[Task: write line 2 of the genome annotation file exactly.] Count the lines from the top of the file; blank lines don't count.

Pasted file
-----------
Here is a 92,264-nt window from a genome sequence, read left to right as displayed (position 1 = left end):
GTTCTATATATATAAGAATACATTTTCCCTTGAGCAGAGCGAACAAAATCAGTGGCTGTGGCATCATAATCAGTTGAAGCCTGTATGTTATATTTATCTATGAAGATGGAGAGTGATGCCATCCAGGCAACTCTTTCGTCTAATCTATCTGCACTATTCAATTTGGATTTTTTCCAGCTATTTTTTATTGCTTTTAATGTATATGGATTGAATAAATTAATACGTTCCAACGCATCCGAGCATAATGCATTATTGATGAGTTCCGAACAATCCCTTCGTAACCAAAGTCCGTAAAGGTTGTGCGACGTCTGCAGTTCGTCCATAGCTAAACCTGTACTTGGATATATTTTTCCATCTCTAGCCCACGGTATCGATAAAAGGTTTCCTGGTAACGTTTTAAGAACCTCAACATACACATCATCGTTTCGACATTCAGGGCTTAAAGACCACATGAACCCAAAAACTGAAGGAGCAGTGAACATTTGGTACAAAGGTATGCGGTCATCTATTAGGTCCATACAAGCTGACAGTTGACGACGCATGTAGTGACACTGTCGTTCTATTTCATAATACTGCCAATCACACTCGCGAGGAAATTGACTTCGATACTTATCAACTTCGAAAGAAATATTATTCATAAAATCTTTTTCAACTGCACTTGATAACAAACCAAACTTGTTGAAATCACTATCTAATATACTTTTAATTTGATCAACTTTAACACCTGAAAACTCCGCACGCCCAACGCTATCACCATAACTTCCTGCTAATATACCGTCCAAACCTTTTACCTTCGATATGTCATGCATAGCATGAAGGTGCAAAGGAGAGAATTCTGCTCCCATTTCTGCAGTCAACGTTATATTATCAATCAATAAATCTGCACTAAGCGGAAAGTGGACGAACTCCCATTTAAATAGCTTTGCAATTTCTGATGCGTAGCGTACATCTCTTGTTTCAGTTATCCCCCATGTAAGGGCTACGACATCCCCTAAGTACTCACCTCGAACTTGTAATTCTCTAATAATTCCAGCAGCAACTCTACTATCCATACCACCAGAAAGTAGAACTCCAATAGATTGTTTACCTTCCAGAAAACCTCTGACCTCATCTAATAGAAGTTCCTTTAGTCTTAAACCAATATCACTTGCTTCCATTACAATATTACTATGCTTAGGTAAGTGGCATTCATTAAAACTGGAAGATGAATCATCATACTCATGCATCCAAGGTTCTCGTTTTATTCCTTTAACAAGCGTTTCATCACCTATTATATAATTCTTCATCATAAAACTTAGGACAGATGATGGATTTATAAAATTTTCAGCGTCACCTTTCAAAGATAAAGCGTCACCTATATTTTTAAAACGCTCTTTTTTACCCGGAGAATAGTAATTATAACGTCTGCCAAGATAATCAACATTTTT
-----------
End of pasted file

GTTCTATATATATAAGAATACATTTTCCCTTGAGCAGAGCGAACAAAATCAGTGGCTGTGGCATCATAATCAGTTGAAGCCTGTATGTTATATTTATCTATGAAGATGGAGAGTGATGCCATCCAGGCAACTCTTTCGTCTAATCTATCTGCACTATTCAATTTGGATTTTTTCCAGCTATTTTTTATTGCTTTTAATGTATATGGATTGAATAAATTAATACGTTCCAACGCATCCGAGCATAATGCATTATTGATGAGTTCCGAACAATCCCTTCGTAACCAAAGTCCGTAAAGGTTGTGCGACGTCTGCAGTTCGTCCATAGCTAAACCTGTACTTGGATATATTTTTCCATCTCTAGCCCACGGTATCGATAAAAGGTTTCCTGGTAACGTTTTAAGAACCTCAACATACACATCATCGTTTCGACATTCAGGGCTTAAAGACCACATGAACCCAAAAACTGAAGGAGCAGTGAACATTTGGTACAAAGGTATGCGGTCATCTATTAGGTCCATACAAGCTGACAGTTGACGACGCATGTAGTGACACTGTCGTTCTATTTCATAATACTGCCAATCACACTCGCGAGGAAATTGACTTCGATACTTATCAACTTCGAAAGAAATATTATTCATAAAATCTTTTTCAACTGCACTTGATAACAAACCAAACTTGTTGAAATCACTATCTAATATACTTTTAATTTGATCAACTTTAACACCTGAAAACTCCGCACGCCCAACGCTATCACCATAACTTCCTGCTAATATACCGTCCAAACCTTTTACCTTCGATATGTCATGCATAGCATGAAGGTGCAAAGGAGAGAATTCTGCTCCCATTTCTGCAGTCAACGTTATATTATCAATCAATAAATCTGCACTAAGCGGAAAGTGGACGAACTCCCATTTAAATAGCTTTGCAATTTCTGATGCGTAGCGTACATCTCTTGTTTCAGTTATCCCCCATGTAAGGGCTACGACATCCCCTAAGTACTCACCTCGAACTTGTAATTCTCTAATAATTCCAGCAGCAACTCTACTATCCATACCACCAGAAAGTAGAACTCCAATAGATTGTTTACCTTCCAGAAAACCTCTGACCTCATCTAATAGAAGTTCCTTTAGTCTTAAACCAATATCACTTGCTTCCATTACAATATTACTATGCTTAGGTAAGTGGCATTCATTAAAACTGGAAGATGAATCATCATACTCATGCATCCAAGGTTCTCGTTTTATTCCTTTAACAAGCGTTTCATCACCTATTATATAATTCTTCATCATAAAACTTAGGACAGATGATGGATTTATAAAATTTTCAGCGTCACCTTTCAAAGATAAAGCGTCACCTATATTTTTAAAACGCTCTTTTTTACCCGGAGAATAGTAATTATAACGTCTGCCAAGATAATCAACATTTTT